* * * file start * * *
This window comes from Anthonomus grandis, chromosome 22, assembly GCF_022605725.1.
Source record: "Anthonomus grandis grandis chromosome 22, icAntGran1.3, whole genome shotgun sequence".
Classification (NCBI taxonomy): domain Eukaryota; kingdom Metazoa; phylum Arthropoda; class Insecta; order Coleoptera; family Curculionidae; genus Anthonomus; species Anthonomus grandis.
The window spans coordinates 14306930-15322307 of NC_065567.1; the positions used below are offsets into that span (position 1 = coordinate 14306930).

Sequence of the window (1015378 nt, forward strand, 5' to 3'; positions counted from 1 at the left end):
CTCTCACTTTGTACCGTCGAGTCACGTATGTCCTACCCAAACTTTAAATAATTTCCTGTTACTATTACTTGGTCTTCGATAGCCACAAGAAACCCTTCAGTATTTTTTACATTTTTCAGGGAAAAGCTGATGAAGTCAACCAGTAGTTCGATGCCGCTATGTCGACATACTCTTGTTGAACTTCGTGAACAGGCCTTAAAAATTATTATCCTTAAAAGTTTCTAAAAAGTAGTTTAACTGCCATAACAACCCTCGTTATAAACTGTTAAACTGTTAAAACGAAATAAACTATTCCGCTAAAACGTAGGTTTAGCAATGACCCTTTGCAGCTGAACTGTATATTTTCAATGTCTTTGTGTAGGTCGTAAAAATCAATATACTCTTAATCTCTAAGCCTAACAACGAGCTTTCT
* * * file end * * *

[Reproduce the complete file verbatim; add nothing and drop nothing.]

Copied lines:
This window comes from Anthonomus grandis, chromosome 22, assembly GCF_022605725.1.
Source record: "Anthonomus grandis grandis chromosome 22, icAntGran1.3, whole genome shotgun sequence".
Classification (NCBI taxonomy): domain Eukaryota; kingdom Metazoa; phylum Arthropoda; class Insecta; order Coleoptera; family Curculionidae; genus Anthonomus; species Anthonomus grandis.
The window spans coordinates 14306930-15322307 of NC_065567.1; the positions used below are offsets into that span (position 1 = coordinate 14306930).

Sequence of the window (1015378 nt, forward strand, 5' to 3'; positions counted from 1 at the left end):
CTCTCACTTTGTACCGTCGAGTCACGTATGTCCTACCCAAACTTTAAATAATTTCCTGTTACTATTACTTGGTCTTCGATAGCCACAAGAAACCCTTCAGTATTTTTTACATTTTTCAGGGAAAAGCTGATGAAGTCAACCAGTAGTTCGATGCCGCTATGTCGACATACTCTTGTTGAACTTCGTGAACAGGCCTTAAAAATTATTATCCTTAAAAGTTTCTAAAAAGTAGTTTAACTGCCATAACAACCCTCGTTATAAACTGTTAAACTGTTAAAACGAAATAAACTATTCCGCTAAAACGTAGGTTTAGCAATGACCCTTTGCAGCTGAACTGTATATTTTCAATGTCTTTGTGTAGGTCGTAAAAATCAATATACTCTTAATCTCTAAGCCTAACAACGAGCTTTCT